The Power Of Stillness: How To Find Inner Peace In A Noisy World
Do you ever feel like life is moving too quickly? We live in a fast-paced world, full of distractions and to-do lists.
But integrating stillness into your day can be the key to unlocking new levels of creativity, focus, and inner peace.
Stillness has been used by some of the most influential leaders in history.
They have each had different names for it – upekkha for the Buddhists, aslama for Muslims, and apatheia for the Stoics – but they were all talking about one thing: finding an inner peace through reflection.
The potential benefits of embracing stillness are incredibly powerful.
Moments of profound clarity may come from out of nowhere; you could develop a greater resilience in dealing with difficult temperaments or people; and it also gives us greater pleasure when experiencing the smaller joys that life has to offer.
You don’t need any special apparatus or techniques to start tapping into stillness.
Everyone can take part in this amazing practice and discover its positive effects on their lives!
Finding Stillness In A Noisy World: The Power Of Emotional Equanimity
Finding stillness can be a challenge in today’s world, with its constant noise and distractions.
But it is possible to find peace amidst the chaos.
One of the earliest examples of this approach comes from Lucius Annaeus Seneca who, in first century Rome, was grappling with both external chaos in his environment (barking dogs, ruckus from a nearby gymnasium) and internal worries (his finances under threat, his diminishing favor with Emperor Nero.)
Instead of succumbing to these troubles and letting them overwhelm him, Seneca embraced stillness.
He found peace within himself by focusing on one activity at a time and allowing himself to concentrate deeply without being distracted.
By doing so, he was able to engage in activities of intellectual value like deep thought and creativity, as well as writing some of the most influential philosophical essays ever written.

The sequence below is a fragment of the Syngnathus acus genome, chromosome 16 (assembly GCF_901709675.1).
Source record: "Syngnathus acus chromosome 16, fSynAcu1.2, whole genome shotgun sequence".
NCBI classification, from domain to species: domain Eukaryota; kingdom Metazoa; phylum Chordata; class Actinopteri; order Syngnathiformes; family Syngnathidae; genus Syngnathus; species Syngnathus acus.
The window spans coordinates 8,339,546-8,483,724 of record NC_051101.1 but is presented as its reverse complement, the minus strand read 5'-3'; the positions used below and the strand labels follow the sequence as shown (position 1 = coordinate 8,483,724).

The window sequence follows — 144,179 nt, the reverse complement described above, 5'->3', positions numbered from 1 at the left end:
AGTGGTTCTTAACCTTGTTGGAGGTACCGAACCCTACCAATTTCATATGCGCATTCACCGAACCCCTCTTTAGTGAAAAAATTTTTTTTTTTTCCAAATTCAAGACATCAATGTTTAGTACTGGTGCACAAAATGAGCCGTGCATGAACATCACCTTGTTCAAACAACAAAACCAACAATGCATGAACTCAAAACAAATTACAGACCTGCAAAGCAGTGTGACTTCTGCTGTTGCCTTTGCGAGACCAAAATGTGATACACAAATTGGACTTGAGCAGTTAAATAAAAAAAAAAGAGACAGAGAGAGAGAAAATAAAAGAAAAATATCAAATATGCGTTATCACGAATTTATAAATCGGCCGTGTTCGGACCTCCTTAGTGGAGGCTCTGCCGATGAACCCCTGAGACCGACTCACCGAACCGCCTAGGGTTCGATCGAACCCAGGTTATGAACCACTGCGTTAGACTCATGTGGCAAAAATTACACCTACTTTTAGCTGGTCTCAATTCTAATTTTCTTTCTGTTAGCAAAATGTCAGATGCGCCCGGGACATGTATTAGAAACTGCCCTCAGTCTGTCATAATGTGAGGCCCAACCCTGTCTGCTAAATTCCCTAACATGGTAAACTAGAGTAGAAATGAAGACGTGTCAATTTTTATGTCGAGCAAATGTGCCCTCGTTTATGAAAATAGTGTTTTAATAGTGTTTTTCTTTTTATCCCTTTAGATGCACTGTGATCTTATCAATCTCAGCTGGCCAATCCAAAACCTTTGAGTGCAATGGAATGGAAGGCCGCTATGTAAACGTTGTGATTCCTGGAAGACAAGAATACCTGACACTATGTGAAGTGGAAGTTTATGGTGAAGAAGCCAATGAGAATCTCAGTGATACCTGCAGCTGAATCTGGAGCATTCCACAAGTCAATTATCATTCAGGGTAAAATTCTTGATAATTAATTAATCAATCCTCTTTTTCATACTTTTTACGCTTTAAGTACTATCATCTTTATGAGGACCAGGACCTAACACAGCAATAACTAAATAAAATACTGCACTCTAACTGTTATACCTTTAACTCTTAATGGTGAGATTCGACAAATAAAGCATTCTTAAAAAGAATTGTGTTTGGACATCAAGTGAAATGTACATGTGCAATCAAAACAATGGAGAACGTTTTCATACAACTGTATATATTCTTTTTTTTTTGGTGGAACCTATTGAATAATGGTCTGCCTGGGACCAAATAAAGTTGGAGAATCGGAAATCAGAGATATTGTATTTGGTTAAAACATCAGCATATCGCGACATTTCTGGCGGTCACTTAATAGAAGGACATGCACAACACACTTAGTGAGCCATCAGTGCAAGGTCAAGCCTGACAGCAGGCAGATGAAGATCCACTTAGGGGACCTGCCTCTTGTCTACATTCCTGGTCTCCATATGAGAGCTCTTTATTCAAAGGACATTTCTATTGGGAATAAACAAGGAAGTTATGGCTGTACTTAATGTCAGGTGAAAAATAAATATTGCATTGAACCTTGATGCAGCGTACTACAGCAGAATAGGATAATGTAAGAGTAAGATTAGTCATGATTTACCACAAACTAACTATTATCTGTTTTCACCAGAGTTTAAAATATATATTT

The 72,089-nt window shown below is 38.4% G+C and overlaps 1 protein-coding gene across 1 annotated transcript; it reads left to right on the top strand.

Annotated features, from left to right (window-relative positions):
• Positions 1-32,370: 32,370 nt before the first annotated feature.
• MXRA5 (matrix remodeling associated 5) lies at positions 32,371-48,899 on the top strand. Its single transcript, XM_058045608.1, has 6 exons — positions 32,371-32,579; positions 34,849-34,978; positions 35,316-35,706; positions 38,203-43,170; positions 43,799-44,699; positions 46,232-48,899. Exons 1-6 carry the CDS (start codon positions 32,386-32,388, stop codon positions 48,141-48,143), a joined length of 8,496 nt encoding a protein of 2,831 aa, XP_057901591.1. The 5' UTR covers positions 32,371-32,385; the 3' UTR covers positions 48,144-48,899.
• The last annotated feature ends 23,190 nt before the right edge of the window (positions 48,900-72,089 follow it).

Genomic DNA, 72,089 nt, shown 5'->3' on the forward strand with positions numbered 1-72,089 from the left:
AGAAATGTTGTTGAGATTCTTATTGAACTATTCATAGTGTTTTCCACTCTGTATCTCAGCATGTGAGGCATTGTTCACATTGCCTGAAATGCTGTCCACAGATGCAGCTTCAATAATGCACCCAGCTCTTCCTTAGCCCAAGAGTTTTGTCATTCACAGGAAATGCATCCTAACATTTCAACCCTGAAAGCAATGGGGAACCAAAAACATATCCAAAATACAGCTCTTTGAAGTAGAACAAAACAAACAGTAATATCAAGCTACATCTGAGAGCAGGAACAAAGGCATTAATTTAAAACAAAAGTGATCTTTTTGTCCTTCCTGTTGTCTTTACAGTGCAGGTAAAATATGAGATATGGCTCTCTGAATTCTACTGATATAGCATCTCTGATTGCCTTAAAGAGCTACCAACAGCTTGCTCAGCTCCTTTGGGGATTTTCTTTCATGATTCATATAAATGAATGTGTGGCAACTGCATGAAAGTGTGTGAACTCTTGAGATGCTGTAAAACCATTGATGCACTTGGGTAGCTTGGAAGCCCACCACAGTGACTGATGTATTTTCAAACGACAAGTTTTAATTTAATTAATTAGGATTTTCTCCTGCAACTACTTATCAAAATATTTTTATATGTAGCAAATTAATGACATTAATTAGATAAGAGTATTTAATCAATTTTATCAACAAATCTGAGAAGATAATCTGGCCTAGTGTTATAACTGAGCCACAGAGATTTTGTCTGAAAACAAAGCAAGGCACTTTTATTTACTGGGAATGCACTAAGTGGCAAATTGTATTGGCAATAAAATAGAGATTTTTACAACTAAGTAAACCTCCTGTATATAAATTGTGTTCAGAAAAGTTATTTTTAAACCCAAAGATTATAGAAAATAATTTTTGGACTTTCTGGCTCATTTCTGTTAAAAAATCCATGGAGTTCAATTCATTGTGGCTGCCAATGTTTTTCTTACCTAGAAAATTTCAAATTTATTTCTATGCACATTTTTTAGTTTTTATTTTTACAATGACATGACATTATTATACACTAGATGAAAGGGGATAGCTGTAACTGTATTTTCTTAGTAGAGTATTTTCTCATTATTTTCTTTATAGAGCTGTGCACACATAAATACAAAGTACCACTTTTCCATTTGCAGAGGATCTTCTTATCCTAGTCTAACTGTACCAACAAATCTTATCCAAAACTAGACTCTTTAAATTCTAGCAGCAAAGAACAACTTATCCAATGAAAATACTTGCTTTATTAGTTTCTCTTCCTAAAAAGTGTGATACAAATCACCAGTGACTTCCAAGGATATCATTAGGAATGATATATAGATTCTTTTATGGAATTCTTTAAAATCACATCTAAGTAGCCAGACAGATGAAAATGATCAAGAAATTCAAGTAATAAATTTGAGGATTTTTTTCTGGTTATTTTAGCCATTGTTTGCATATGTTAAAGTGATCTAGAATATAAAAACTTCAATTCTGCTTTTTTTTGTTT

This idea of finding stillness applies to modern times as well; Buddhists call it upekka and Muslims call it aslama while Christians use equanimity and Stoics refer to it as apatheia.
No matter what you call it, if we are able to “mute” our inner and outer environments long enough, we too can reap the benefits that come with achieving a state of mental stillness – insight into complex problems, powerful performances informed by practice or simply appreciating life’s simple wonders as they slowly pass us by.
John F. Kennedy Proved That Finding Stillness In High-Stakes Situations Is The Surest Path To Wisdom
The Cuban Missile Crisis of 1962 was a frightening time for the world, with the possibility of a nuclear attack on the United States looming just 100 miles away.
In the face of this immense pressure, President John F.
Kennedy chose to pause, seek stillness and reflective action instead of instantaneous aggression in response to the provocation from the Soviet Union.
By taking his time, Kennedy not only helped pull the world back from armageddon, but also set a powerful example – stillness is key in times of crisis!
By saying no to his gut instinct to fire missiles immediately, he created space for himself and his Soviet equivalent First Secretary Nikita Krushchev to think through their options and find a peaceful resolution.
He did this by slowing down and engaging in activities such as swimming and gardening which allowed him to reflect and find stillness even while dealing with an urgent situation.
Using JFK’s example as inspiration you too can respond calmly in times of crisis!
When faced with high-stakes situations remember—resist your gut feeling; don’t rush into decisions; maintain equanimity through stillness; shift from stress to reflection.
Doing so could prevent catastrophic consequences by helping you make clear choices that put an end conflict.
The Power Of Being Present: Why You Should Learn To Cherish The Moment
The power of presence is undeniable, and this is something that performance artist Marina Abramović knows quite well.
When she held her “Artist is Present” performance at New York’s Museum of Modern Art in 2010, people quickly realized the significance of her stillness.
Marina was conscious throughout the moment and truly let herself be present with those who sat opposite to her.
Even with visitors being overcome by emotion, she remained focused on the here and now of each passing moment.
Marina’s feat of endurance beckons us to look beyond our usual habit of distracting ourselves from living life as it actually happens.
We often take photos instead of fully engaging in a beautiful sunset, or fill our minds with things to do when we have a night at home for us to enjoy -sometimes even when standing in line to see Marina Abramović!